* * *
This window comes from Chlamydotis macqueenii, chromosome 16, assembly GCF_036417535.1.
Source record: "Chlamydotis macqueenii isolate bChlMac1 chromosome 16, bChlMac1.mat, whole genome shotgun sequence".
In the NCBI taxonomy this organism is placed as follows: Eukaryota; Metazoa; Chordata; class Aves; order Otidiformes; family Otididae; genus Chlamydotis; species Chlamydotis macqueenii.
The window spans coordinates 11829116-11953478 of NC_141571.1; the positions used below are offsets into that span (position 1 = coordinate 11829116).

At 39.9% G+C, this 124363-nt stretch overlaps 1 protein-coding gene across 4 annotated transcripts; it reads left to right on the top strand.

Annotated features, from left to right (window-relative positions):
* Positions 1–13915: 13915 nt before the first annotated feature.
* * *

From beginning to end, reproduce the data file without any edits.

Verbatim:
This window comes from Chlamydotis macqueenii, chromosome 16, assembly GCF_036417535.1.
Source record: "Chlamydotis macqueenii isolate bChlMac1 chromosome 16, bChlMac1.mat, whole genome shotgun sequence".
In the NCBI taxonomy this organism is placed as follows: Eukaryota; Metazoa; Chordata; class Aves; order Otidiformes; family Otididae; genus Chlamydotis; species Chlamydotis macqueenii.
The window spans coordinates 11829116-11953478 of NC_141571.1; the positions used below are offsets into that span (position 1 = coordinate 11829116).

At 39.9% G+C, this 124363-nt stretch overlaps 1 protein-coding gene across 4 annotated transcripts; it reads left to right on the top strand.

Annotated features, from left to right (window-relative positions):
* Positions 1–13915: 13915 nt before the first annotated feature.